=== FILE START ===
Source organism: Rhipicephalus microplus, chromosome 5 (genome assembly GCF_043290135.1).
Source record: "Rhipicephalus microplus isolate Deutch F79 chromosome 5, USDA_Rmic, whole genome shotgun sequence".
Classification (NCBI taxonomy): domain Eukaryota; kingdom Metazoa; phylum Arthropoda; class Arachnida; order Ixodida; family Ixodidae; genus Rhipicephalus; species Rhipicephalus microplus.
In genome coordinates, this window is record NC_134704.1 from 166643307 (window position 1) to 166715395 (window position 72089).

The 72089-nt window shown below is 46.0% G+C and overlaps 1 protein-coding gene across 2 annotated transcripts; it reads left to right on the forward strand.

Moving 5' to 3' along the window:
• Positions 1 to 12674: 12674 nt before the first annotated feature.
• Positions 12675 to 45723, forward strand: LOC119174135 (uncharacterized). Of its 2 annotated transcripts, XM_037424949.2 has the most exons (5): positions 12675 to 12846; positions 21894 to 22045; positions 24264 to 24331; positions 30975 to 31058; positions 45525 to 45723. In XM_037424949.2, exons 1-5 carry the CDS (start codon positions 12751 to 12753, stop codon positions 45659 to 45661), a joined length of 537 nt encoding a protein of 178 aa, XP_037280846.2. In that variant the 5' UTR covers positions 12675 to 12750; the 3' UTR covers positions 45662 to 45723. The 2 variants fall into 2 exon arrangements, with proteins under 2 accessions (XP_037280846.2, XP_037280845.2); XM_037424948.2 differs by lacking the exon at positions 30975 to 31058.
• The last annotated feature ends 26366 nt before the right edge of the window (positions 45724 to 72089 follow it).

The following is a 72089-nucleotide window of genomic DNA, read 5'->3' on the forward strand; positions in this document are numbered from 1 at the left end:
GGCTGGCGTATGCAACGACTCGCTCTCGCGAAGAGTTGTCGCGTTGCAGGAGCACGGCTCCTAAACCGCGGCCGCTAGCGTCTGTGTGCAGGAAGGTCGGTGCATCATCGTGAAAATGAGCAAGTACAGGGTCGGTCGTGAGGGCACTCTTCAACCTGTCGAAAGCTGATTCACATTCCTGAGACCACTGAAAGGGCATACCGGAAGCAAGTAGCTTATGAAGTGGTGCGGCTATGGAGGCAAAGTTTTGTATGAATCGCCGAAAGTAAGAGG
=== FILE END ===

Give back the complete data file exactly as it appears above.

Source organism: Rhipicephalus microplus, chromosome 5 (genome assembly GCF_043290135.1).
Source record: "Rhipicephalus microplus isolate Deutch F79 chromosome 5, USDA_Rmic, whole genome shotgun sequence".
Classification (NCBI taxonomy): domain Eukaryota; kingdom Metazoa; phylum Arthropoda; class Arachnida; order Ixodida; family Ixodidae; genus Rhipicephalus; species Rhipicephalus microplus.
In genome coordinates, this window is record NC_134704.1 from 166643307 (window position 1) to 166715395 (window position 72089).

The 72089-nt window shown below is 46.0% G+C and overlaps 1 protein-coding gene across 2 annotated transcripts; it reads left to right on the forward strand.

Moving 5' to 3' along the window:
• Positions 1 to 12674: 12674 nt before the first annotated feature.
• Positions 12675 to 45723, forward strand: LOC119174135 (uncharacterized). Of its 2 annotated transcripts, XM_037424949.2 has the most exons (5): positions 12675 to 12846; positions 21894 to 22045; positions 24264 to 24331; positions 30975 to 31058; positions 45525 to 45723. In XM_037424949.2, exons 1-5 carry the CDS (start codon positions 12751 to 12753, stop codon positions 45659 to 45661), a joined length of 537 nt encoding a protein of 178 aa, XP_037280846.2. In that variant the 5' UTR covers positions 12675 to 12750; the 3' UTR covers positions 45662 to 45723. The 2 variants fall into 2 exon arrangements, with proteins under 2 accessions (XP_037280846.2, XP_037280845.2); XM_037424948.2 differs by lacking the exon at positions 30975 to 31058.
• The last annotated feature ends 26366 nt before the right edge of the window (positions 45724 to 72089 follow it).

The following is a 72089-nucleotide window of genomic DNA, read 5'->3' on the forward strand; positions in this document are numbered from 1 at the left end:
GGCTGGCGTATGCAACGACTCGCTCTCGCGAAGAGTTGTCGCGTTGCAGGAGCACGGCTCCTAAACCGCGGCCGCTAGCGTCTGTGTGCAGGAAGGTCGGTGCATCATCGTGAAAATGAGCAAGTACAGGGTCGGTCGTGAGGGCACTCTTCAACCTGTCGAAAGCTGATTCACATTCCTGAGACCACTGAAAGGGCATACCGGAAGCAAGTAGCTTATGAAGTGGTGCGGCTATGGAGGCAAAGTTTTGTATGAATCGCCGAAAGTAAGAGG